Tuesday, April 18, 2017

Ruling finds California’s largest fruit grower collectively bargained in bad faith with the UFW

[Apologia: I realize all agriculture-newsworthy items don’t originate from California, but as I live in the state and our other bloggers are quiescent at the moment, I trust you can forgive me. And yet we might recall that California is ‘positioned as the agricultural powerhouse of the United States,’ as it ‘leads all of the other states in farm income!’]
By Geoffrey Mohan for the Los Angeles Times, April 17, 2017
The state’s largest grower of peaches and other fruit bargained in bad faith with the United Farm Workers of America and wrongly tried to exclude as many as 1,500 employees from a collective bargaining agreement, a judge has ruled. The decision gives a strong boost to the UFW’s claim to represent as many as 6,500 workers at Gerawan Farming Inc., a 12,000-acre farm and packing operation in the San Joaquin Valley that has been the focal point of one of the longest-running and most acrimonious labor dispute in decades. The decision also reaffirms that employees of labor contractors, who now provide about half the workers who pick the state’s crops, are covered by union contracts signed with the grower.
The Gerawan-UFW fight, which began in the early 1990s, has sparked the single largest effort to decertify a union, along with a flurry of labor board and court decisions, including one that has stalled the state’s ability to impose a contract on warring parties. And these parties have been at war, Administrative Law Judge William L. Schmidt acknowledged in a decision issued Friday.
Co-owner Dan Gerawan’s undisguised anger with the union, Schmidt wrote, ‘appears deep and unusually long-lasting,’ and ‘perhaps explains the motive underlying the current expenditure of what must have been enormous sums by the Gerawan enterprises opposing the UFW and seeking to rid itself of any legal obligation to deal with that organization.’  Gerawan showed ‘at most, a lackadaisical attitude … and at worst, complete hostility’ and ‘almost certainly guaranteed’ a mediator would have to step in and impose a contract in 2013, Schmidt wrote.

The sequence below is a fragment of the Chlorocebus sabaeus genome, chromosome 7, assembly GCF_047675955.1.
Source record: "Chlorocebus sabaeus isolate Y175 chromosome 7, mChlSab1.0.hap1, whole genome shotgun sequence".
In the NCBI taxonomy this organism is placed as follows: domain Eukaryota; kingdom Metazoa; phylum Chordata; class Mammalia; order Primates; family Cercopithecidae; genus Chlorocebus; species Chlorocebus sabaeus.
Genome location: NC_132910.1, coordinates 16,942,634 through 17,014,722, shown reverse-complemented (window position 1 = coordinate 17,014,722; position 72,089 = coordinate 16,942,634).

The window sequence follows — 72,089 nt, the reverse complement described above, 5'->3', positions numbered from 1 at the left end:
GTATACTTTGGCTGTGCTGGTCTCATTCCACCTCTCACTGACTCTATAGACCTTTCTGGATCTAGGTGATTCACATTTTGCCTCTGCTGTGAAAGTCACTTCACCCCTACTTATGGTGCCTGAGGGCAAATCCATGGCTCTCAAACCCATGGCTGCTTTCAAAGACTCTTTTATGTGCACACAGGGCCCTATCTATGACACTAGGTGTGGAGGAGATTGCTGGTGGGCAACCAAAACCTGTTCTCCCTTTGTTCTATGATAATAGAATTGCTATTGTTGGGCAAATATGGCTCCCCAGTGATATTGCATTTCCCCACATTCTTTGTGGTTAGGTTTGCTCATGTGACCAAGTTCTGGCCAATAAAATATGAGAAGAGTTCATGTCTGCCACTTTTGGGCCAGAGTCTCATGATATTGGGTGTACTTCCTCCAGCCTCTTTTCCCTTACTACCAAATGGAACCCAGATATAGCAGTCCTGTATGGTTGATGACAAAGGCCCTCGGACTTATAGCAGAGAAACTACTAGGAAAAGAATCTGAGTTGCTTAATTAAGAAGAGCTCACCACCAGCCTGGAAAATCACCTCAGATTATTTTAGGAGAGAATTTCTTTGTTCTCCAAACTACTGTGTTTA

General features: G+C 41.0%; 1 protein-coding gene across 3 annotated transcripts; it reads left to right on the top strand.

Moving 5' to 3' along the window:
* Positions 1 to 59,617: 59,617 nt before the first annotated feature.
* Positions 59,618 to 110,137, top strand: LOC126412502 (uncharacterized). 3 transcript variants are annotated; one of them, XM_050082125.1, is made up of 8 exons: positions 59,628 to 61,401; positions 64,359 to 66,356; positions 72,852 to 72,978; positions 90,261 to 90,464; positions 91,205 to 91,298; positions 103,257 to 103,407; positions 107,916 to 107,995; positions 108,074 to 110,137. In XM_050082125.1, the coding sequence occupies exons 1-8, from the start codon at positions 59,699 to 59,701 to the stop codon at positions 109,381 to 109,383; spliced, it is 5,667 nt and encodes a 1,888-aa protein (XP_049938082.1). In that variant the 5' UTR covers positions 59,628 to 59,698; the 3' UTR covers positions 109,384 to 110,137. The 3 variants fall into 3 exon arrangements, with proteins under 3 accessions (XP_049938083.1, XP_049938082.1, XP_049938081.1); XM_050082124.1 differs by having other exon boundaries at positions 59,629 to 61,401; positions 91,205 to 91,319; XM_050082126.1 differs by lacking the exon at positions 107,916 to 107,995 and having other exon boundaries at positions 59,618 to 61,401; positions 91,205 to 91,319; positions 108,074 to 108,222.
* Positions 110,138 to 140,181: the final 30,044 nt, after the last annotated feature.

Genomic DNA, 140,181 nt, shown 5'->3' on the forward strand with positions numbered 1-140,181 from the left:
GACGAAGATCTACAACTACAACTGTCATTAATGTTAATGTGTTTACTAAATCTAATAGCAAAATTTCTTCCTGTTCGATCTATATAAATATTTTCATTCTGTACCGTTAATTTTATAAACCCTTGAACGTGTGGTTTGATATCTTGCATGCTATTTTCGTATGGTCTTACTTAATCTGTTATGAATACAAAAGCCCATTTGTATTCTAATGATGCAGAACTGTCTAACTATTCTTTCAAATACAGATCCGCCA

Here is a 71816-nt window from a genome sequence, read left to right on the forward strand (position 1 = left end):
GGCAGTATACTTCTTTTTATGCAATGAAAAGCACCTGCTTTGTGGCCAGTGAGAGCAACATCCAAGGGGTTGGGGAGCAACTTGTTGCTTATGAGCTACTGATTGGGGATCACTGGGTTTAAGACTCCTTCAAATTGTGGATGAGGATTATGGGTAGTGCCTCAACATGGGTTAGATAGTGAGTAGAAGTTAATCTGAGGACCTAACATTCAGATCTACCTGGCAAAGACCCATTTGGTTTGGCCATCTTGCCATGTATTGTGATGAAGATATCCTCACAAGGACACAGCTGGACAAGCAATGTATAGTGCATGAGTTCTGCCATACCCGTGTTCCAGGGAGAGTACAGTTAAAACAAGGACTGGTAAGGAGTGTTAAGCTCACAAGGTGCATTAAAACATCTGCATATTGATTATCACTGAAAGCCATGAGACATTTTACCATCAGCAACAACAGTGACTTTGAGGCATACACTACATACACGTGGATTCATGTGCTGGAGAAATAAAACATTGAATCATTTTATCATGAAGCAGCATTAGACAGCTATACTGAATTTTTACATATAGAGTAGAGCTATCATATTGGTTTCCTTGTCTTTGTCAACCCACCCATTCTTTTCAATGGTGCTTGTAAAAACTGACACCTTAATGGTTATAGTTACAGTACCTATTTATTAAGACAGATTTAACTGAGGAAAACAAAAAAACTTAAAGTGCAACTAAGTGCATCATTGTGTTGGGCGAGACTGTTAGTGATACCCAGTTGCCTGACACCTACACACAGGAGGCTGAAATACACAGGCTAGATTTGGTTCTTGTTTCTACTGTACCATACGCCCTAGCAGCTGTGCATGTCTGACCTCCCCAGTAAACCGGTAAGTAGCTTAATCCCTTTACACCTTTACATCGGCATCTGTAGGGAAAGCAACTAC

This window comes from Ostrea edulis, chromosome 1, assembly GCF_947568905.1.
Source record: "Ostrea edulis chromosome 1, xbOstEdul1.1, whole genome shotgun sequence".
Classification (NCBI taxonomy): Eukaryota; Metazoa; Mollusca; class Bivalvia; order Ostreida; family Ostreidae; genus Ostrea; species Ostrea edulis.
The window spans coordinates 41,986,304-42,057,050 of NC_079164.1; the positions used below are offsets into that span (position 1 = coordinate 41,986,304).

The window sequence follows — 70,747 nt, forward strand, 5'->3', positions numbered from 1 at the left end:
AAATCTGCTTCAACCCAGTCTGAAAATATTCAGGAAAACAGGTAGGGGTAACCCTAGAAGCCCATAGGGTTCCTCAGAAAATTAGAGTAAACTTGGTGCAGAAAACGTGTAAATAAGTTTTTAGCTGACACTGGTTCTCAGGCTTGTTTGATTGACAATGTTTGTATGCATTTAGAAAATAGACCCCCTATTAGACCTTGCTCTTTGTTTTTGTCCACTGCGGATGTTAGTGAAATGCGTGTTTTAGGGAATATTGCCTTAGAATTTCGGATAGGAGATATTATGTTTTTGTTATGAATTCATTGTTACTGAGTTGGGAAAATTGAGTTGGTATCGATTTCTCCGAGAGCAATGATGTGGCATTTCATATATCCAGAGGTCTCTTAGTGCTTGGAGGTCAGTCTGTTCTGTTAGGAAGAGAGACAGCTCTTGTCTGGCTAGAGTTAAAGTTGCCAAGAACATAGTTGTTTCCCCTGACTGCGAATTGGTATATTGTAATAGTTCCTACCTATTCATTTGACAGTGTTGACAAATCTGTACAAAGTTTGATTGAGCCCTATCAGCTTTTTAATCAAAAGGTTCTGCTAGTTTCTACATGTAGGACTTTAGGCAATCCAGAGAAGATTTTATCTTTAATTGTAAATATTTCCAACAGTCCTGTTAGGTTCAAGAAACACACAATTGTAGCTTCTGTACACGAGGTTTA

Armando Elenes, a spokesman for the UFW, said the decision ‘confirms what we’ve been saying all along — Gerawan has been undermining the law. They’re trying to undermine the state of California.’
Gerawan’s lead attorney, David Schwarz, blasted the decision and promised an appeal — none of the previous decisions in the case has gone without appeals from the growers and the Agricultural Labor Relations Board. ‘Gerawan is confident that these undemocratic decisions will not stand, and will challenge this latest erroneous ruling,’ Schwarz said Monday. He accused the judge of blaming the grower for the union’s ‘unexplained, 17-year absence’ from Gerawan’s fields.
Schmidt’s ruling appears to undermine Gerawan’s assertion that the union abandoned his workers in the mid-1990s before returning in 2012 to demand the right to negotiate a new contract. Gerawan has argued that UFW was solely looking to pad its membership and coffers — it collects dues of 3% of each member’s gross pay — by deliberately running out the clock on negotiations so it could obtain a contract imposed by a mediator. [….]
The rest of the article is here.

0 Comments:

Post a Comment

Links to this post:

Create a Link

<< Home